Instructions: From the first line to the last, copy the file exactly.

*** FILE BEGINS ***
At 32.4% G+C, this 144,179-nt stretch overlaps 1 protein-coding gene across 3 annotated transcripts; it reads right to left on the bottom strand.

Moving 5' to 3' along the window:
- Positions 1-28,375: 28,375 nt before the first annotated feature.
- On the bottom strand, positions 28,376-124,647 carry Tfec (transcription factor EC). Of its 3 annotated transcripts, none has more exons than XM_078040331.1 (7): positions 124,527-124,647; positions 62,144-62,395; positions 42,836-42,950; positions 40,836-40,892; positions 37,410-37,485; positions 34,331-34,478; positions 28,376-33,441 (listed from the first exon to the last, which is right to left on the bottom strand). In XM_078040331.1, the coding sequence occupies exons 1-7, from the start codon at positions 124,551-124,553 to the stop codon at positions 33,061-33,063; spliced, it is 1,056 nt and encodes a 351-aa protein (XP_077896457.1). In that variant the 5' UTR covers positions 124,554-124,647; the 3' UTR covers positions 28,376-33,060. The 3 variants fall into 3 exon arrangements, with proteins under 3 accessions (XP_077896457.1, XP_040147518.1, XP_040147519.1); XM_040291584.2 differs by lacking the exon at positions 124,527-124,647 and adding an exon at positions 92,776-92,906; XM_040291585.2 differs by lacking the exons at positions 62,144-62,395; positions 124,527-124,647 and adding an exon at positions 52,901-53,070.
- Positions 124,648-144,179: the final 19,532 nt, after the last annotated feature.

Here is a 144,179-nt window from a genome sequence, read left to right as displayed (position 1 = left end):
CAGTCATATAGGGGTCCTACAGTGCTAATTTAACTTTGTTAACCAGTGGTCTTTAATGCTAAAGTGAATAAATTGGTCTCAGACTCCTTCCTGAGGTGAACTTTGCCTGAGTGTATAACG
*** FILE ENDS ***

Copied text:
At 32.4% G+C, this 144,179-nt stretch overlaps 1 protein-coding gene across 3 annotated transcripts; it reads right to left on the bottom strand.

Moving 5' to 3' along the window:
- Positions 1-28,375: 28,375 nt before the first annotated feature.
- On the bottom strand, positions 28,376-124,647 carry Tfec (transcription factor EC). Of its 3 annotated transcripts, none has more exons than XM_078040331.1 (7): positions 124,527-124,647; positions 62,144-62,395; positions 42,836-42,950; positions 40,836-40,892; positions 37,410-37,485; positions 34,331-34,478; positions 28,376-33,441 (listed from the first exon to the last, which is right to left on the bottom strand). In XM_078040331.1, the coding sequence occupies exons 1-7, from the start codon at positions 124,551-124,553 to the stop codon at positions 33,061-33,063; spliced, it is 1,056 nt and encodes a 351-aa protein (XP_077896457.1). In that variant the 5' UTR covers positions 124,554-124,647; the 3' UTR covers positions 28,376-33,060. The 3 variants fall into 3 exon arrangements, with proteins under 3 accessions (XP_077896457.1, XP_040147518.1, XP_040147519.1); XM_040291584.2 differs by lacking the exon at positions 124,527-124,647 and adding an exon at positions 92,776-92,906; XM_040291585.2 differs by lacking the exons at positions 62,144-62,395; positions 124,527-124,647 and adding an exon at positions 52,901-53,070.
- Positions 124,648-144,179: the final 19,532 nt, after the last annotated feature.

Here is a 144,179-nt window from a genome sequence, read left to right as displayed (position 1 = left end):
CAGTCATATAGGGGTCCTACAGTGCTAATTTAACTTTGTTAACCAGTGGTCTTTAATGCTAAAGTGAATAAATTGGTCTCAGACTCCTTCCTGAGGTGAACTTTGCCTGAGTGTATAACG